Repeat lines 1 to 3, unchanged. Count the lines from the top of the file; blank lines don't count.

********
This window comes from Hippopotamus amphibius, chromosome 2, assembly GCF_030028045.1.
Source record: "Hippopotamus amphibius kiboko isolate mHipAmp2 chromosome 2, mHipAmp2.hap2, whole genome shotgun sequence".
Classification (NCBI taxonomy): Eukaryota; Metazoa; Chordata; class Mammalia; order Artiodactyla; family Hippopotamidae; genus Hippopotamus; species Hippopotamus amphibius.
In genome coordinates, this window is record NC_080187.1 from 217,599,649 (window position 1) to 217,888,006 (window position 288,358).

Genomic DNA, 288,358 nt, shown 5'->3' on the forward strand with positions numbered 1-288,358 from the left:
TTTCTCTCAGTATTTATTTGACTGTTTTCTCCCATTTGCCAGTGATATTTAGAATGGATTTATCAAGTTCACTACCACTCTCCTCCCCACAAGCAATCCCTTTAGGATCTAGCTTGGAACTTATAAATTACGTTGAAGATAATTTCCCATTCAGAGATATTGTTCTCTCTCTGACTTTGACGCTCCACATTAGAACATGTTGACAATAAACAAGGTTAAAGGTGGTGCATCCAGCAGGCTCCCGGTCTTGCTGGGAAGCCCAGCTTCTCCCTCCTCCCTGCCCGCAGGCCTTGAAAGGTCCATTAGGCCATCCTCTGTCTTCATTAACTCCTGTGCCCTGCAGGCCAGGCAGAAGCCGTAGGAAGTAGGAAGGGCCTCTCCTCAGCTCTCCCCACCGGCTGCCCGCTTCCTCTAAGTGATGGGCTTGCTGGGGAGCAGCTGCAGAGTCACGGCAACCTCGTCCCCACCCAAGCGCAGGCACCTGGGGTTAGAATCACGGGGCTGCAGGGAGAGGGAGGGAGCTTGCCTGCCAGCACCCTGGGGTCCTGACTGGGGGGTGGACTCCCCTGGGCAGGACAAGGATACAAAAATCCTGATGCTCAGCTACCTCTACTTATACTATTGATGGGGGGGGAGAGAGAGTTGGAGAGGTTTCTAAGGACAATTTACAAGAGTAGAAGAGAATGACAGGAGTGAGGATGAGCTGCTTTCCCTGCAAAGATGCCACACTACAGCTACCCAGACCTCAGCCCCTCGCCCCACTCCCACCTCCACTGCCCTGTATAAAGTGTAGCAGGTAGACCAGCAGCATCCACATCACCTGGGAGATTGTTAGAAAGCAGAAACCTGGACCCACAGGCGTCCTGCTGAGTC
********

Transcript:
This window comes from Hippopotamus amphibius, chromosome 2, assembly GCF_030028045.1.
Source record: "Hippopotamus amphibius kiboko isolate mHipAmp2 chromosome 2, mHipAmp2.hap2, whole genome shotgun sequence".
Classification (NCBI taxonomy): Eukaryota; Metazoa; Chordata; class Mammalia; order Artiodactyla; family Hippopotamidae; genus Hippopotamus; species Hippopotamus amphibius.